The New Deal Was a Good Idea, We Should Try It This Time

The New Deal Was a Good Idea, We Should Try It This Time

On the blogs, in the newspapers, in restaurants, there has been so much discussion of the New Deal lately that the chatter could seem like that at a historians’ convention. Conservatives express panic about socialism and argue that the New Deal experience proved government intervention into the economy does not work. Liberals talk of the New Deal as if it had been a panacea. By contrast, in the 1930s the opposition to Franklin Roosevelt’s New Deal came from the Left as well as the Right. A Popular Front of politicized citizens ranging from liberals to communists complained that programs were inadequate both in reach and funding.

Today, by contrast, criticism of the New Deal comes almost exclusively from the Right. Its most trenchant charge is that the New Deal didn’t end the Great Depression. Only the Second World War did so, by providing a military rationale for massive state spending.

This conclusion is quite correct, and not at all original, but the conservatives are wrong about the reasons, and it is time for those on the Left—or those who think of themselves as part of the coalition crafted by Barack Obama’s campaign—to rethink the New Deal’s limitations. The need seems particularly urgent because there is a strong possibility that those inadequacies will be repeated. And these shortcomings would by no means simply create flaws in solid programs, the inevitable half-loaf we must often accept. They can be deadly because they could undermine the very long-term goals we seek.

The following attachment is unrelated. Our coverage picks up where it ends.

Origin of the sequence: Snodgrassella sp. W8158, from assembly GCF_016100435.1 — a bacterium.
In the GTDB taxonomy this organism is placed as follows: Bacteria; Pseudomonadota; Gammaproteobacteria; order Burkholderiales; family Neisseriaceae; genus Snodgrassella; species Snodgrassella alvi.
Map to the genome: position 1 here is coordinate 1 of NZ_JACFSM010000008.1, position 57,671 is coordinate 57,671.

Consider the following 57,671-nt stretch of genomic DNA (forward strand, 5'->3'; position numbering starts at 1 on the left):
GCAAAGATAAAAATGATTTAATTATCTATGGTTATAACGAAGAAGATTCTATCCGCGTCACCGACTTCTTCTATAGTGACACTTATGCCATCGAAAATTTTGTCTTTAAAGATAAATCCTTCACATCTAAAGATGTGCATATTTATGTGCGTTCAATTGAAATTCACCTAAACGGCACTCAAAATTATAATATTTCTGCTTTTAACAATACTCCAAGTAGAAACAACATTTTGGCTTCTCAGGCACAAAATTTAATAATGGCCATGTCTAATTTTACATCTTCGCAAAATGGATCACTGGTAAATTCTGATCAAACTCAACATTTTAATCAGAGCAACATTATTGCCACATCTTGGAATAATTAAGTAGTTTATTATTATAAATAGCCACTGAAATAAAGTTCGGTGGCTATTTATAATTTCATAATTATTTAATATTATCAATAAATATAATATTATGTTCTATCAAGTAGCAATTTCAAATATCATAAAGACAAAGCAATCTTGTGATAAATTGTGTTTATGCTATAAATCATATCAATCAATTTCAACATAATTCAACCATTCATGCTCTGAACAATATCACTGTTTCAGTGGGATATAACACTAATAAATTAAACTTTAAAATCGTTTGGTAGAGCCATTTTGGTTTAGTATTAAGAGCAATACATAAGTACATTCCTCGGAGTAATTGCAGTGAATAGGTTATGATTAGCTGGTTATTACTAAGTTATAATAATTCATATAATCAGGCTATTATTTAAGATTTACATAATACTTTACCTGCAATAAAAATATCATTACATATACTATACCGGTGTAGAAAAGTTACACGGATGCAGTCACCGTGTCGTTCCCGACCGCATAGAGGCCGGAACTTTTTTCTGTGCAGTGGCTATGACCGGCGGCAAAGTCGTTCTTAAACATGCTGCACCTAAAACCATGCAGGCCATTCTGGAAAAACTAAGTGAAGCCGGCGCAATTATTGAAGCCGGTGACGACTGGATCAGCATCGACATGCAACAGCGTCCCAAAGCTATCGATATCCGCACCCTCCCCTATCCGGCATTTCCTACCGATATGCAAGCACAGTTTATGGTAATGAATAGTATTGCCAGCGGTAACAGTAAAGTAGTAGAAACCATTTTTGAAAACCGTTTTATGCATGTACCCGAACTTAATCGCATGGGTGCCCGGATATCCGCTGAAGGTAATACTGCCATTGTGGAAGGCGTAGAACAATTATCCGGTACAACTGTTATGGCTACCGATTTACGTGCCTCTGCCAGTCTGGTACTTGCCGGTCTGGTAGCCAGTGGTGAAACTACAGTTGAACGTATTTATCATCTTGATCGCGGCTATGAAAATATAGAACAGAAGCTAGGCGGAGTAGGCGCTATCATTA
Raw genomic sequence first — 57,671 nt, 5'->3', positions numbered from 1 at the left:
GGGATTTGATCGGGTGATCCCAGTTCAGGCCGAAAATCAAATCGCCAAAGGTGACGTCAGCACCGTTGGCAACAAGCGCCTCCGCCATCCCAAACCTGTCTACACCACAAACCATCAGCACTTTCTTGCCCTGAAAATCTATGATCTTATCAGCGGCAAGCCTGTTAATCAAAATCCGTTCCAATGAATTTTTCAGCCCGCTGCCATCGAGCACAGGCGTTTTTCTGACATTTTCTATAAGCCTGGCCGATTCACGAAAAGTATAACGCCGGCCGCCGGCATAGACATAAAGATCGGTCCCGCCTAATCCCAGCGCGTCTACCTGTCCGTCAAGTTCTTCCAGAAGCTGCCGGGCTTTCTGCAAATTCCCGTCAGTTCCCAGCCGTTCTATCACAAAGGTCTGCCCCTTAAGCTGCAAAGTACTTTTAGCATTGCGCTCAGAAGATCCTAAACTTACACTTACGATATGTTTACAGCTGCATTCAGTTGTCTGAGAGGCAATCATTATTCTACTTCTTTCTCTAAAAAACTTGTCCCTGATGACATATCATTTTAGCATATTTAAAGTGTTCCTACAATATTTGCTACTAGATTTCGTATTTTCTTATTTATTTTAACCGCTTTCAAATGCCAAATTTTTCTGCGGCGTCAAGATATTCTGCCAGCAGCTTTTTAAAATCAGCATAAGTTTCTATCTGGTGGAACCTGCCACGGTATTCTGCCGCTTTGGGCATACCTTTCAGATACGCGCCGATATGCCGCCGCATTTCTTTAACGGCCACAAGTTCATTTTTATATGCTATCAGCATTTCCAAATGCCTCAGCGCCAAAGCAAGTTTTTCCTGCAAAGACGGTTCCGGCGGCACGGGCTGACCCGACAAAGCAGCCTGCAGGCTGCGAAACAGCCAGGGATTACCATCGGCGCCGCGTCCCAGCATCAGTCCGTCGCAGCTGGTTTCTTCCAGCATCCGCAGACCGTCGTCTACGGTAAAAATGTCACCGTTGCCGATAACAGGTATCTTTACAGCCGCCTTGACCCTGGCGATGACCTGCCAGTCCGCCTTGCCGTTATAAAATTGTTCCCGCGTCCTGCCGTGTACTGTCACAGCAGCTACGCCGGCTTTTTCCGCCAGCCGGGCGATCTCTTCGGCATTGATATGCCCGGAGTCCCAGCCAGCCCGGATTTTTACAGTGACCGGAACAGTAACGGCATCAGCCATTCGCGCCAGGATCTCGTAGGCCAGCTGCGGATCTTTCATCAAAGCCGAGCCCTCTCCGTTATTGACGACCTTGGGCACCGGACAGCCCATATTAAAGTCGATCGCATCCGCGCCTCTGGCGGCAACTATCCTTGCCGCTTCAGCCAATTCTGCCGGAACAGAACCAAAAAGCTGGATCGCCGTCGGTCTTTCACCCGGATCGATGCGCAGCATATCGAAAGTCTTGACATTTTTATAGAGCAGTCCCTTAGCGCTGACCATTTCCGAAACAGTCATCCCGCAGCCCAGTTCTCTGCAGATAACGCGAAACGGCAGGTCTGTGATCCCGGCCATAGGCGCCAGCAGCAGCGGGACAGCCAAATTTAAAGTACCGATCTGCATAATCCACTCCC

Two kinds of shortcomings characterized much New Deal legislation: The first was inadequate funding. Many modern state programs, whether created by executive order or by legislation, are never funded to the extent necessary, and, as a result, we never know if they would have worked or not. This problem is not confined to public aid programs but appears equally in regulatory policies that lack adequate inspection or enforcement personnel and the necessary independence of regulators. Hundreds of initiatives fall into this category, from drug treatment to pollution control to foreign aid to public education to record maintenance to transportation to the War on Poverty.

Second, particularly common to welfare-state programs—in the larger sense of welfare that includes health care, education, and attempts to alleviate poverty—is a two-tier structure that provides the least for those who need the most. These tiers are often counter-intentional, counter-intuitive, and irrational, because they produce one level of generous and honorable benefits for those least in need and another that is stingy and disreputable for those whose need is greatest. This inequality is constructed in several ways:

• the neediest are often excluded altogether from the better programs;

• programs provide more benefits to the prosperous than to the poor;

• payments to the relatively prosperous are disguised, sometimes intention...


Duggan | University of California Press Gardels